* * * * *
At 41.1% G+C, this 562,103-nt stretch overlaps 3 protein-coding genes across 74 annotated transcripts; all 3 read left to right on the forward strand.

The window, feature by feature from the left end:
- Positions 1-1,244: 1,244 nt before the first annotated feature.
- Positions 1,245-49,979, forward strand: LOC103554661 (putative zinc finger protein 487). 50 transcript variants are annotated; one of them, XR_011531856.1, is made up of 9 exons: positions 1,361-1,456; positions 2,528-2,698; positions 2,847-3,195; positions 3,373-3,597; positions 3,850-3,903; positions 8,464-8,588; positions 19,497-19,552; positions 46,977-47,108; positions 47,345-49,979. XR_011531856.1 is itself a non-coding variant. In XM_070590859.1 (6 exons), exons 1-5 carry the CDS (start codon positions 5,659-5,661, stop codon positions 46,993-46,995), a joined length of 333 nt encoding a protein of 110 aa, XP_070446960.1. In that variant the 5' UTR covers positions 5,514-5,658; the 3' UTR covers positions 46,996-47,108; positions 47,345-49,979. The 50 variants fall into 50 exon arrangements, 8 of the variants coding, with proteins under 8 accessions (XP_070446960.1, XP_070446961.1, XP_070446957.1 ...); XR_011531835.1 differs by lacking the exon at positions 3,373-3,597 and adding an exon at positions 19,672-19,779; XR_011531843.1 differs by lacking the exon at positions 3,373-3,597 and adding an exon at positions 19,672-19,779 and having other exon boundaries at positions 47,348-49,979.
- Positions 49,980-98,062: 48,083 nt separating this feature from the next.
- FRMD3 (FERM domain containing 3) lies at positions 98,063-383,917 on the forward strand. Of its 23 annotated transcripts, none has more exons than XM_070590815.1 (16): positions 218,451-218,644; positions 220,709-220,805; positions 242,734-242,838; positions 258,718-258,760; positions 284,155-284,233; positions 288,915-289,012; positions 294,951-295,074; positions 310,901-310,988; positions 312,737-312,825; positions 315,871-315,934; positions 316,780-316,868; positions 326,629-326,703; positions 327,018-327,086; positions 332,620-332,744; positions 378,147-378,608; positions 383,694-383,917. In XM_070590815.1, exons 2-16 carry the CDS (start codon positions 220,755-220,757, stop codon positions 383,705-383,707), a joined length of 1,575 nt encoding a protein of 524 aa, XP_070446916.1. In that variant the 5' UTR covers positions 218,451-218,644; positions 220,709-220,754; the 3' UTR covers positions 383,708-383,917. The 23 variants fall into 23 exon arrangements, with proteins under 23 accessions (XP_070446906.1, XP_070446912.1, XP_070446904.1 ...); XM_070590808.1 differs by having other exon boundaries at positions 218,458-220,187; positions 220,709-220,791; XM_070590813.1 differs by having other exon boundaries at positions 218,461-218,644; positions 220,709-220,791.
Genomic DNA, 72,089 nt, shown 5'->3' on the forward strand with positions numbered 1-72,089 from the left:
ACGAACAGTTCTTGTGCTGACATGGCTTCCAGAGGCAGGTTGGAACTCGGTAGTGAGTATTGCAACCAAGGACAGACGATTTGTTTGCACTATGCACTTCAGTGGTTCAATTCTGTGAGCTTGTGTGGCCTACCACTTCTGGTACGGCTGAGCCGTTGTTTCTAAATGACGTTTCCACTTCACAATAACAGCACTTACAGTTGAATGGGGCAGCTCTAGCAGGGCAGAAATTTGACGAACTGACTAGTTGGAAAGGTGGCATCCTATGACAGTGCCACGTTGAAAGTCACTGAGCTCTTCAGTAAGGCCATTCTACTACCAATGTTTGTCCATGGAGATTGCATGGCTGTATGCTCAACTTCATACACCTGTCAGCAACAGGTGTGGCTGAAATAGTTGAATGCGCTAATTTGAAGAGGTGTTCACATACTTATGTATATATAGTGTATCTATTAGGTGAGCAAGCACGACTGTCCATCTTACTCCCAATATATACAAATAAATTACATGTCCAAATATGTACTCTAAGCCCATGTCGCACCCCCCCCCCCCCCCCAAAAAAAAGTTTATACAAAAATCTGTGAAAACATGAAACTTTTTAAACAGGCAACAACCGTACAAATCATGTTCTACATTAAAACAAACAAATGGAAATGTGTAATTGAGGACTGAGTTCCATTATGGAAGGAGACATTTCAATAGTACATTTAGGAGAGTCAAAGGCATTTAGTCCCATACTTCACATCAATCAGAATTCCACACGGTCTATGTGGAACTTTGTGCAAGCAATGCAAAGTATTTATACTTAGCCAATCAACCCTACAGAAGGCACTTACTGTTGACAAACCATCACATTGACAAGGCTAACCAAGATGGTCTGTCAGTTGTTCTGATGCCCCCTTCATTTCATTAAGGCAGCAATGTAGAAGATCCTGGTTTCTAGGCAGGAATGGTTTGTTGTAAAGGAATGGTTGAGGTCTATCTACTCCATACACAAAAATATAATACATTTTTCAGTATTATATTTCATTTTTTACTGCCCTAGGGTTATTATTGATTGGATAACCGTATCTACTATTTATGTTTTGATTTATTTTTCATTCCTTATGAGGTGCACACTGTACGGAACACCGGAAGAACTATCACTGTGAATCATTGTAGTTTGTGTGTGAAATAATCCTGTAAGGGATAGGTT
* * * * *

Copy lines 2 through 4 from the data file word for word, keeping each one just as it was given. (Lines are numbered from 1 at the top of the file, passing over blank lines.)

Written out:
The window, feature by feature from the left end:
- Positions 1-1,244: 1,244 nt before the first annotated feature.
- Positions 1,245-49,979, forward strand: LOC103554661 (putative zinc finger protein 487). 50 transcript variants are annotated; one of them, XR_011531856.1, is made up of 9 exons: positions 1,361-1,456; positions 2,528-2,698; positions 2,847-3,195; positions 3,373-3,597; positions 3,850-3,903; positions 8,464-8,588; positions 19,497-19,552; positions 46,977-47,108; positions 47,345-49,979. XR_011531856.1 is itself a non-coding variant. In XM_070590859.1 (6 exons), exons 1-5 carry the CDS (start codon positions 5,659-5,661, stop codon positions 46,993-46,995), a joined length of 333 nt encoding a protein of 110 aa, XP_070446960.1. In that variant the 5' UTR covers positions 5,514-5,658; the 3' UTR covers positions 46,996-47,108; positions 47,345-49,979. The 50 variants fall into 50 exon arrangements, 8 of the variants coding, with proteins under 8 accessions (XP_070446960.1, XP_070446961.1, XP_070446957.1 ...); XR_011531835.1 differs by lacking the exon at positions 3,373-3,597 and adding an exon at positions 19,672-19,779; XR_011531843.1 differs by lacking the exon at positions 3,373-3,597 and adding an exon at positions 19,672-19,779 and having other exon boundaries at positions 47,348-49,979.